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An Inglorious effort considering the opportunities
Sep 18, 2010 09:56 AM 1629 Views





Having seen the earlier 1978 film with a different spelling (Inglorious Bastards), I don't think this film was an improvement on the WWII exploitation film. The most surprising aspect to this movie that seems to go widely unnoticed is how uneven it is. For example, almost all the scenes with the Germans are performed very realistically, and without a doubt, Christoph Waltz's performance as the smarmy Hans Landa is wonderful.

All the scenes featuring him, Mélanie Laurent as the vengeful movie theater owner, and the young upstart Nazi are acted AND DIRECTED really well. On the other hand, the scenes with the Americans seem to be played for laughs, and all the actors including Brad Pitt appear as caricatures either with ridiculous Southern accents or cardboard personalities.

The English scenes come off very stiff and the actors appear as stereotypical posh types who act as if they were TRYING to be in a David Lean film or a Carol Reed depiction of English bourgeois. They all say "jolly good" or "there's a good chap" as if all British-types talk like that. After having said that, it is obvious Tarantino is making us aware that this is a movie and that it should only be seen as a movie. But if that is the case, then why are all the German actors (aside from the man playing Hitler who is unsuccessfully trying to top EVERY OTHER actor who has played Hitler before him) acting as if they are in an intense German drama?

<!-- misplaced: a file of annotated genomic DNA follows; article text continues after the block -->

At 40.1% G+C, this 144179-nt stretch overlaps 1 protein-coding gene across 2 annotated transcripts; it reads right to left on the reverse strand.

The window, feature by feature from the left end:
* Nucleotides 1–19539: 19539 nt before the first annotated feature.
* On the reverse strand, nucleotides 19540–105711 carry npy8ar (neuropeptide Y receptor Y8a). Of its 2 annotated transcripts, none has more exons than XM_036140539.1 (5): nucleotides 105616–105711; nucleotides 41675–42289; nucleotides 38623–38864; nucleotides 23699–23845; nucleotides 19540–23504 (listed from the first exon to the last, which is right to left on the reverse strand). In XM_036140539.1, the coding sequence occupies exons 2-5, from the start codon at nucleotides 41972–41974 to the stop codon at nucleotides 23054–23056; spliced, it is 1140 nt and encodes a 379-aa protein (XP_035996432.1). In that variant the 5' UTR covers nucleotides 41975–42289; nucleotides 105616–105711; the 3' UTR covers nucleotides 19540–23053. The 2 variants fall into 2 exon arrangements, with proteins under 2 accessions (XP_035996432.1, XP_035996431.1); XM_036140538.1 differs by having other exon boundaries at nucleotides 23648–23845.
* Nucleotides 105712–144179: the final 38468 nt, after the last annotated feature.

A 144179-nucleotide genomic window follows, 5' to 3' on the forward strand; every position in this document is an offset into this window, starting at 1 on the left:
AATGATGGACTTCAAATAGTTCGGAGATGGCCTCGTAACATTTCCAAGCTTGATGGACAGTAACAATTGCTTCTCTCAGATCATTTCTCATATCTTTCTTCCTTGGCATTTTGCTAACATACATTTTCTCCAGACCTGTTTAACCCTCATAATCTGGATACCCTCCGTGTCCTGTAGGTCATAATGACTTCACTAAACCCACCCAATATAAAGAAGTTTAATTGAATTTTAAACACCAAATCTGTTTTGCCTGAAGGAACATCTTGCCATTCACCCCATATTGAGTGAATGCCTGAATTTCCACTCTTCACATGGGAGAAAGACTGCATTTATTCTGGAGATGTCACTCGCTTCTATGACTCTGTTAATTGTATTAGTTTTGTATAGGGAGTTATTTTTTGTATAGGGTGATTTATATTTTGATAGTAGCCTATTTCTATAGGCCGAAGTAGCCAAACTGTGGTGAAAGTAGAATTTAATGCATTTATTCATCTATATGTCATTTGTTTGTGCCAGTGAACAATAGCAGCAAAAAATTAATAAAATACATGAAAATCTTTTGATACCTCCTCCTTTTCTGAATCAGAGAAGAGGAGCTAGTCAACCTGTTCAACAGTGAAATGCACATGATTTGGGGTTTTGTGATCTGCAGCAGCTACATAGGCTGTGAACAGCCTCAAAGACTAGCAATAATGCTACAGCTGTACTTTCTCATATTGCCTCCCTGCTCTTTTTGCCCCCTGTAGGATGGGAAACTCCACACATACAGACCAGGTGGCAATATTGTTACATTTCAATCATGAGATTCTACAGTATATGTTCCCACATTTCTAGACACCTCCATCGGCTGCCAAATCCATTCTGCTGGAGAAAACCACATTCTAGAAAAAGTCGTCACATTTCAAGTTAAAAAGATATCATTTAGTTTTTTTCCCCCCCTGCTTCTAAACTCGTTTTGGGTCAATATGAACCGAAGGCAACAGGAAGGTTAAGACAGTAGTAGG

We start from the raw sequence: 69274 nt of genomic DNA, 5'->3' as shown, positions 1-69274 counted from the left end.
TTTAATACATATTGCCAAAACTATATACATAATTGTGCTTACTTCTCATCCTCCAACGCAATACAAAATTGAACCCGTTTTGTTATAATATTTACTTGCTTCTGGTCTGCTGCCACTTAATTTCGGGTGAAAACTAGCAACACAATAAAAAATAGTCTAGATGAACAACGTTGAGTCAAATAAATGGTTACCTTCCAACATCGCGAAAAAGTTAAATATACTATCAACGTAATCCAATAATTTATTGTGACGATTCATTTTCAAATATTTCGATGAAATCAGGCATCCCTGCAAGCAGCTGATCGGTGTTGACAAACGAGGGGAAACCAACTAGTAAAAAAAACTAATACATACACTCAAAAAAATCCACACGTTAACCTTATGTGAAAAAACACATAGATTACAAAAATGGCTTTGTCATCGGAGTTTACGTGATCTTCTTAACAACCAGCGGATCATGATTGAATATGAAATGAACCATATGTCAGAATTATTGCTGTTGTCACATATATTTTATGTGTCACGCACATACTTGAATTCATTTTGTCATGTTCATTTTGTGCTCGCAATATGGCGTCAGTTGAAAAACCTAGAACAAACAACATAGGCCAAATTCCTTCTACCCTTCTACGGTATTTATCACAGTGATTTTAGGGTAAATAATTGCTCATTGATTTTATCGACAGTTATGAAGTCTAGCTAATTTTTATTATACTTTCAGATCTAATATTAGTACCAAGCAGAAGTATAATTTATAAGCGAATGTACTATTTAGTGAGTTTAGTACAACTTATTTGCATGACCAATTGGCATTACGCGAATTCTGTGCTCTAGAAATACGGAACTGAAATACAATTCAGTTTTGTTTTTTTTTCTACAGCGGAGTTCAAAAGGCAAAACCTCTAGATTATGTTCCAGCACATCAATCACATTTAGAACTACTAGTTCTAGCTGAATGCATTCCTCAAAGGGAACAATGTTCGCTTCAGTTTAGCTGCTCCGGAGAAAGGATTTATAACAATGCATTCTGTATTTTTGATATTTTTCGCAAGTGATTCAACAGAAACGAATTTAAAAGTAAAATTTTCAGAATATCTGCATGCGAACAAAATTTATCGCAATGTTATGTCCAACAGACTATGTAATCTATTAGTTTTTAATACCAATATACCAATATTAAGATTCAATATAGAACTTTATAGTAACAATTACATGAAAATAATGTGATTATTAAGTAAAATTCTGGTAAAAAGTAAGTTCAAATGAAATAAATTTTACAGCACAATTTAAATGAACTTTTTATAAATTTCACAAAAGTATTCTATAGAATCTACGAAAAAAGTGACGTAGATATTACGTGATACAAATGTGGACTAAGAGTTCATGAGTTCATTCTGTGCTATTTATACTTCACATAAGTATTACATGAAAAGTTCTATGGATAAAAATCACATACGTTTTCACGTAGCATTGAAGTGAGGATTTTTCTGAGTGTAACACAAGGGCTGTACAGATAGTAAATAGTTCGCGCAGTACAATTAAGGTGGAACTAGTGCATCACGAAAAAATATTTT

It strangely makes the Nazis look good and the good guys look like buffoons, but I don't think that was Tarantino's intention. I also didn't think it was possible, but somehow Hitler's imaginary death is incredibly anticlimactic. Yes, he is shot up into cottage cheese, but it almost comes off as secondary to the ticking bomb. I think the film can be summed up in one of my favorite shots in the whole film: a shot where Waltz's fork slowly dives into a sumptuous cake topped with whipped cream. Tarantino has his cake and eats it too. Hey, where did my cake go?!

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